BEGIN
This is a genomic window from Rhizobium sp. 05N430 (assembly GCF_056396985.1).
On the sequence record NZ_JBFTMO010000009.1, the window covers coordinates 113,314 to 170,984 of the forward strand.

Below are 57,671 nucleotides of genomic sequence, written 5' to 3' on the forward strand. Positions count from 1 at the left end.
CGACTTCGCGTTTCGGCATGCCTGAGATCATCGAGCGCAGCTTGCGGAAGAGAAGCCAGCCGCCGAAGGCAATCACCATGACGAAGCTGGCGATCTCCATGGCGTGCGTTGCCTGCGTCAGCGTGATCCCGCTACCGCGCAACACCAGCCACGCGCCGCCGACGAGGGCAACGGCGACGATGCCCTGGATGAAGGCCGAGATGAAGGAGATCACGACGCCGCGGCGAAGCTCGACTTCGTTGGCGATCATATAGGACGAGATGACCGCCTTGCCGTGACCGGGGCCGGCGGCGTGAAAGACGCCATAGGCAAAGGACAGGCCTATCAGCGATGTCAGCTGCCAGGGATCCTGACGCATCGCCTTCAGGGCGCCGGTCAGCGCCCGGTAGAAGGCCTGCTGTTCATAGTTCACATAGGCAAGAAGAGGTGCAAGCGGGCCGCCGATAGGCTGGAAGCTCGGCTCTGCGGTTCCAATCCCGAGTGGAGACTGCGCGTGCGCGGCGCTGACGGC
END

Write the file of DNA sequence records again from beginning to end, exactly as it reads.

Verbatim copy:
This is a genomic window from Rhizobium sp. 05N430 (assembly GCF_056396985.1).
On the sequence record NZ_JBFTMO010000009.1, the window covers coordinates 113,314 to 170,984 of the forward strand.

Below are 57,671 nucleotides of genomic sequence, written 5' to 3' on the forward strand. Positions count from 1 at the left end.
CGACTTCGCGTTTCGGCATGCCTGAGATCATCGAGCGCAGCTTGCGGAAGAGAAGCCAGCCGCCGAAGGCAATCACCATGACGAAGCTGGCGATCTCCATGGCGTGCGTTGCCTGCGTCAGCGTGATCCCGCTACCGCGCAACACCAGCCACGCGCCGCCGACGAGGGCAACGGCGACGATGCCCTGGATGAAGGCCGAGATGAAGGAGATCACGACGCCGCGGCGAAGCTCGACTTCGTTGGCGATCATATAGGACGAGATGACCGCCTTGCCGTGACCGGGGCCGGCGGCGTGAAAGACGCCATAGGCAAAGGACAGGCCTATCAGCGATGTCAGCTGCCAGGGATCCTGACGCATCGCCTTCAGGGCGCCGGTCAGCGCCCGGTAGAAGGCCTGCTGTTCATAGTTCACATAGGCAAGAAGAGGTGCAAGCGGGCCGCCGATAGGCTGGAAGCTCGGCTCTGCGGTTCCAATCCCGAGTGGAGACTGCGCGTGCGCGGCGCTGACGGC